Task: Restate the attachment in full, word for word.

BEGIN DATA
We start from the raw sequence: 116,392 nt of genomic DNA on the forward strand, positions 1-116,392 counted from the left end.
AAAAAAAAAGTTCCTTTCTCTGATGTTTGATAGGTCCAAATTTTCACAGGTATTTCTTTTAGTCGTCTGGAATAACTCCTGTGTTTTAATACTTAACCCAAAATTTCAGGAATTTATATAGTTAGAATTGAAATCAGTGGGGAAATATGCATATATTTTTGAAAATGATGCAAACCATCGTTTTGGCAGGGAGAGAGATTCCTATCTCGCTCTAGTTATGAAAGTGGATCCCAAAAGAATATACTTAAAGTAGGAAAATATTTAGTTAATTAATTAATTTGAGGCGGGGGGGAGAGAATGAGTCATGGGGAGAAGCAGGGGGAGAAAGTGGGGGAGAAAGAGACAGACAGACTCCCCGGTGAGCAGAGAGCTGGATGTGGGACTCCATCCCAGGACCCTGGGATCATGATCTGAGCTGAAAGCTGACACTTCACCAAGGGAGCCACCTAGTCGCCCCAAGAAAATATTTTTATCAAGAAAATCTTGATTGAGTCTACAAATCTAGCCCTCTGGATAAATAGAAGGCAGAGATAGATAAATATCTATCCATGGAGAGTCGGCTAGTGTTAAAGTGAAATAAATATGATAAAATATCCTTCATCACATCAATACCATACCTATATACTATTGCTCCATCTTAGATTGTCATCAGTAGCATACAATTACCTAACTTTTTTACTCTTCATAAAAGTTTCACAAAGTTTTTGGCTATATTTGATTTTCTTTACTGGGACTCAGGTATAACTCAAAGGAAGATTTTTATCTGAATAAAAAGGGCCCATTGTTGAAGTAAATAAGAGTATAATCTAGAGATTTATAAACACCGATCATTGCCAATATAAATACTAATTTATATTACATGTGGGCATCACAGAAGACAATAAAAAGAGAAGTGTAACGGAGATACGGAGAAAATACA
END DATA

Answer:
We start from the raw sequence: 116,392 nt of genomic DNA on the forward strand, positions 1-116,392 counted from the left end.
AAAAAAAAAGTTCCTTTCTCTGATGTTTGATAGGTCCAAATTTTCACAGGTATTTCTTTTAGTCGTCTGGAATAACTCCTGTGTTTTAATACTTAACCCAAAATTTCAGGAATTTATATAGTTAGAATTGAAATCAGTGGGGAAATATGCATATATTTTTGAAAATGATGCAAACCATCGTTTTGGCAGGGAGAGAGATTCCTATCTCGCTCTAGTTATGAAAGTGGATCCCAAAAGAATATACTTAAAGTAGGAAAATATTTAGTTAATTAATTAATTTGAGGCGGGGGGGAGAGAATGAGTCATGGGGAGAAGCAGGGGGAGAAAGTGGGGGAGAAAGAGACAGACAGACTCCCCGGTGAGCAGAGAGCTGGATGTGGGACTCCATCCCAGGACCCTGGGATCATGATCTGAGCTGAAAGCTGACACTTCACCAAGGGAGCCACCTAGTCGCCCCAAGAAAATATTTTTATCAAGAAAATCTTGATTGAGTCTACAAATCTAGCCCTCTGGATAAATAGAAGGCAGAGATAGATAAATATCTATCCATGGAGAGTCGGCTAGTGTTAAAGTGAAATAAATATGATAAAATATCCTTCATCACATCAATACCATACCTATATACTATTGCTCCATCTTAGATTGTCATCAGTAGCATACAATTACCTAACTTTTTTACTCTTCATAAAAGTTTCACAAAGTTTTTGGCTATATTTGATTTTCTTTACTGGGACTCAGGTATAACTCAAAGGAAGATTTTTATCTGAATAAAAAGGGCCCATTGTTGAAGTAAATAAGAGTATAATCTAGAGATTTATAAACACCGATCATTGCCAATATAAATACTAATTTATATTACATGTGGGCATCACAGAAGACAATAAAAAGAGAAGTGTAACGGAGATACGGAGAAAATACA